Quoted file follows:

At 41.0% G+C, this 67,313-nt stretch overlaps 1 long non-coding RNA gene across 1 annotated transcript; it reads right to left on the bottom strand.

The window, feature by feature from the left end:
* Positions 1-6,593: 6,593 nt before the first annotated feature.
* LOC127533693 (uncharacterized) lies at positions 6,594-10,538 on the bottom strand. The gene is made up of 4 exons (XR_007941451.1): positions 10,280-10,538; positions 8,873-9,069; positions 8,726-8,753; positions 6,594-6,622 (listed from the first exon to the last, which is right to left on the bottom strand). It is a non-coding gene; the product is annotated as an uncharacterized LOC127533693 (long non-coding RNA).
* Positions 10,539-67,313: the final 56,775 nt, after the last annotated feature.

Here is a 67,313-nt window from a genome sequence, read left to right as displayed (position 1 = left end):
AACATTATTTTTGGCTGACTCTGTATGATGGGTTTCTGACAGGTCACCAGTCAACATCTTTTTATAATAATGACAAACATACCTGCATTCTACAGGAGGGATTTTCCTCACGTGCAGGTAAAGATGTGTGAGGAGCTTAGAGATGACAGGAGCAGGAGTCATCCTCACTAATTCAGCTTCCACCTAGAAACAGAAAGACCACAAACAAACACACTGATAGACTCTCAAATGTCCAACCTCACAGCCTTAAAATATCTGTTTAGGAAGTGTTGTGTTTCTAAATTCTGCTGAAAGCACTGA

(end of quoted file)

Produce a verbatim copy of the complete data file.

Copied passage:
At 41.0% G+C, this 67,313-nt stretch overlaps 1 long non-coding RNA gene across 1 annotated transcript; it reads right to left on the bottom strand.

The window, feature by feature from the left end:
* Positions 1-6,593: 6,593 nt before the first annotated feature.
* LOC127533693 (uncharacterized) lies at positions 6,594-10,538 on the bottom strand. The gene is made up of 4 exons (XR_007941451.1): positions 10,280-10,538; positions 8,873-9,069; positions 8,726-8,753; positions 6,594-6,622 (listed from the first exon to the last, which is right to left on the bottom strand). It is a non-coding gene; the product is annotated as an uncharacterized LOC127533693 (long non-coding RNA).
* Positions 10,539-67,313: the final 56,775 nt, after the last annotated feature.

Here is a 67,313-nt window from a genome sequence, read left to right as displayed (position 1 = left end):
AACATTATTTTTGGCTGACTCTGTATGATGGGTTTCTGACAGGTCACCAGTCAACATCTTTTTATAATAATGACAAACATACCTGCATTCTACAGGAGGGATTTTCCTCACGTGCAGGTAAAGATGTGTGAGGAGCTTAGAGATGACAGGAGCAGGAGTCATCCTCACTAATTCAGCTTCCACCTAGAAACAGAAAGACCACAAACAAACACACTGATAGACTCTCAAATGTCCAACCTCACAGCCTTAAAATATCTGTTTAGGAAGTGTTGTGTTTCTAAATTCTGCTGAAAGCACTGA